- What is an Exchange Traded Fund (ETF)
- Types of ETFs
- Benefits of investing in ETFs
- How to invest in an ETF
Many people may have heard the terms stocks, bonds and commodities, but have you heard the term Exchange Traded Fund (“ETF”) before? An ETF is an investment fund that tracks the performance of the market index. ETF helps to diversify your risk and you can start with a small amount of money, by just investing $100 per month. Yes, just $100 per month and you can invest in 30 Singapore companies. Read on to find out how you can get started IMMEDIATELY!
2. What is an ETF?
An ETF is an investment fund that replicates the performance of a market index, such as Straits Times Index, S&P 500, Dow Jones Index, Bond Index, etc. By investing into an ETF, this means that you are diversifying your portfolio by buying into companies that are underlying the index, without having to buy individual company stocks, bonds or commodities. Our Singapore Straits Times Index (“STI”) is a great example. As at 16 September 2016, the following are the 30 companies that are within the STI:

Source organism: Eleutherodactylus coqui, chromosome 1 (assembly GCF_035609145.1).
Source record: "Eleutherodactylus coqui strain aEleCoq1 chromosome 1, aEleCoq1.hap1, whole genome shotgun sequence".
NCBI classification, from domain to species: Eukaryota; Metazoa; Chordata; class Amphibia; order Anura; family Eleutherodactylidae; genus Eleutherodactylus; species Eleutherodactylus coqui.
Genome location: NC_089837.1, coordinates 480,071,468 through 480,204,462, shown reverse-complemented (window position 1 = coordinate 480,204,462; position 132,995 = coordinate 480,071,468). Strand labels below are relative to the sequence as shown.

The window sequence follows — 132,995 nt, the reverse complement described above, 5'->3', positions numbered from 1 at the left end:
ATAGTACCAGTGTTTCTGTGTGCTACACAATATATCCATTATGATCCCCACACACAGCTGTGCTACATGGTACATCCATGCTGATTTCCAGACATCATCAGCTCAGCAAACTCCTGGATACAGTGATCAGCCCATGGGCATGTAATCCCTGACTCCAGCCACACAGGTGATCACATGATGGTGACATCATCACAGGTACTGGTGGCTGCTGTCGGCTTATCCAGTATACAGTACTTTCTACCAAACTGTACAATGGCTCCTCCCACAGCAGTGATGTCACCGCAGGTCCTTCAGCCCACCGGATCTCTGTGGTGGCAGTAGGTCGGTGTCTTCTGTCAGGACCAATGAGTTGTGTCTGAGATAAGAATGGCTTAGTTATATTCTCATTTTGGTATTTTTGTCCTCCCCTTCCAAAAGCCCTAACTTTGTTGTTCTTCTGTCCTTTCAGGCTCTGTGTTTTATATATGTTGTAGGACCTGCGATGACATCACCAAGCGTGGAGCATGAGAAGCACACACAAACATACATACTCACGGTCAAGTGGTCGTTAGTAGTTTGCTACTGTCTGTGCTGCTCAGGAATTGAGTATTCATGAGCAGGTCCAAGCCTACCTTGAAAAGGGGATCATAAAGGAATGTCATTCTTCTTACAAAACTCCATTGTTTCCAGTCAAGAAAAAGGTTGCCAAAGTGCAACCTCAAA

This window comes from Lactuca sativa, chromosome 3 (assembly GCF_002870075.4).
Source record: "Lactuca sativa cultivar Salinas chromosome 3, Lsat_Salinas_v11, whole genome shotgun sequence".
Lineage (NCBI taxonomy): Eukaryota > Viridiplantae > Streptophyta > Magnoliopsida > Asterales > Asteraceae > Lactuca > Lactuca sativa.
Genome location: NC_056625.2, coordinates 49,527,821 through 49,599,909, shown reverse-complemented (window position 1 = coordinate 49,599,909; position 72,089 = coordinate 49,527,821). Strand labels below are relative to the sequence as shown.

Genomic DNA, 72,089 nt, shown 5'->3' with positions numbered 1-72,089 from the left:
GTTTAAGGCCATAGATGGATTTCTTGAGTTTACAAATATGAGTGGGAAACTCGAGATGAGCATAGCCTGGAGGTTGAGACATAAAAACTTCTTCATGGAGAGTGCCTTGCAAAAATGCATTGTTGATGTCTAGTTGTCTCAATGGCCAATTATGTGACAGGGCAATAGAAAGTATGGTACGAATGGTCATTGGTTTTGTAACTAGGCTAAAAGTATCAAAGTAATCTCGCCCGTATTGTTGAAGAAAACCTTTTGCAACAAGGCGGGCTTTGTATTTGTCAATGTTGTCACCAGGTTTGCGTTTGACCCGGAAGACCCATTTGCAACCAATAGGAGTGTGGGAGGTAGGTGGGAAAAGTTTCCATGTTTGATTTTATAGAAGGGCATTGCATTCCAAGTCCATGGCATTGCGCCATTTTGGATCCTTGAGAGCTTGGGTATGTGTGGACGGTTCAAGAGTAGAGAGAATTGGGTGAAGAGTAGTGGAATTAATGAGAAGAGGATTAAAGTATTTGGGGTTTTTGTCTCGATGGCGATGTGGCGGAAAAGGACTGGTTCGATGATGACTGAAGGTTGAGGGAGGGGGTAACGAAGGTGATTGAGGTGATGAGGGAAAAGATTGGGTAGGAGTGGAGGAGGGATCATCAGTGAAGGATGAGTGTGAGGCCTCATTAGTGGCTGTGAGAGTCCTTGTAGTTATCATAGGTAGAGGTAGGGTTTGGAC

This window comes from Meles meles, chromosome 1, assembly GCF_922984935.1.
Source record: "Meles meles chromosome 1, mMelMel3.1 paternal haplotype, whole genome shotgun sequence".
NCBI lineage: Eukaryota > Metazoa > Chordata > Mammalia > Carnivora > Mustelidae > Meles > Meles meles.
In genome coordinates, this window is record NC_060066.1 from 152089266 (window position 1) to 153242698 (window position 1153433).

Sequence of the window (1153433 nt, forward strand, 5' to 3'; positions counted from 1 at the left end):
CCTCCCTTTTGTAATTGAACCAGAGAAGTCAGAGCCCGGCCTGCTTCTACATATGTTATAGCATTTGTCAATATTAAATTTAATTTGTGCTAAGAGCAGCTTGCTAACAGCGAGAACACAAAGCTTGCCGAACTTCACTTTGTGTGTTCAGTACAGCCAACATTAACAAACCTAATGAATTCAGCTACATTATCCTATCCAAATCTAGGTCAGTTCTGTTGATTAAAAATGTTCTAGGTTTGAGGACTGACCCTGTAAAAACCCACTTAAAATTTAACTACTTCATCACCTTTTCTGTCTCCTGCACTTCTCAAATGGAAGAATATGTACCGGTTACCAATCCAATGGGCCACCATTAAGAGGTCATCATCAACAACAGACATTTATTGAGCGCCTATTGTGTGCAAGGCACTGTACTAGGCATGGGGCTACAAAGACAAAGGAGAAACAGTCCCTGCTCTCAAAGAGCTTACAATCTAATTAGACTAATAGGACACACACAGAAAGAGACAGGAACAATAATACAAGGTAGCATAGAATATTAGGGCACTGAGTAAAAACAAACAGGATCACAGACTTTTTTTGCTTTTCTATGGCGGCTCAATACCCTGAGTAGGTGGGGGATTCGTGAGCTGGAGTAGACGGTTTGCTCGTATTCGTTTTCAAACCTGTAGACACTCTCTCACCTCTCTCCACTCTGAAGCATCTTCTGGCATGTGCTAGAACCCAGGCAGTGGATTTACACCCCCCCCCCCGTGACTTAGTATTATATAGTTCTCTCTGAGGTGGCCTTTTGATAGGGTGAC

I believe that you would have heard at least half of the companies in the list stated above if you are residing in Singapore. These are well known Blue-Chip companies. If you want to invest in the individual company that is within the STI, you will have to buy them through your brokerage account individually. For example, if you want to invest in 100 DBS shares, it would cost you $1,516 (100 shares multiply by $15.16/share which is the closing share price as at 16 September 2016). If you want to invest in 100 UOB shares, it will cost you $1,886 (100 shares multiply by $18.86/share which is the closing share price as at 16 September 2016) excluding the brokerage fees. Am I right to say that if you want to invest in all the 30 companies found in STI, it will definitely cost you a lot more as compared to just $100? What if I told you it’s possible to invest in ALL 30 companies just by using a mere $100 per month? Wouldn’t it be more affordable? Before I share with you How to Invest in ETFs, let me share with you the common types of ETFs in Singapore.
3. Types of ETFs?
There are many types of ETFs around the world, but to keep things simple, we will talk about the 2 common ETFs in Singapore. One is SPDR Straits Times Index ETF and the other one is Nikko AM Singapore STI ETF.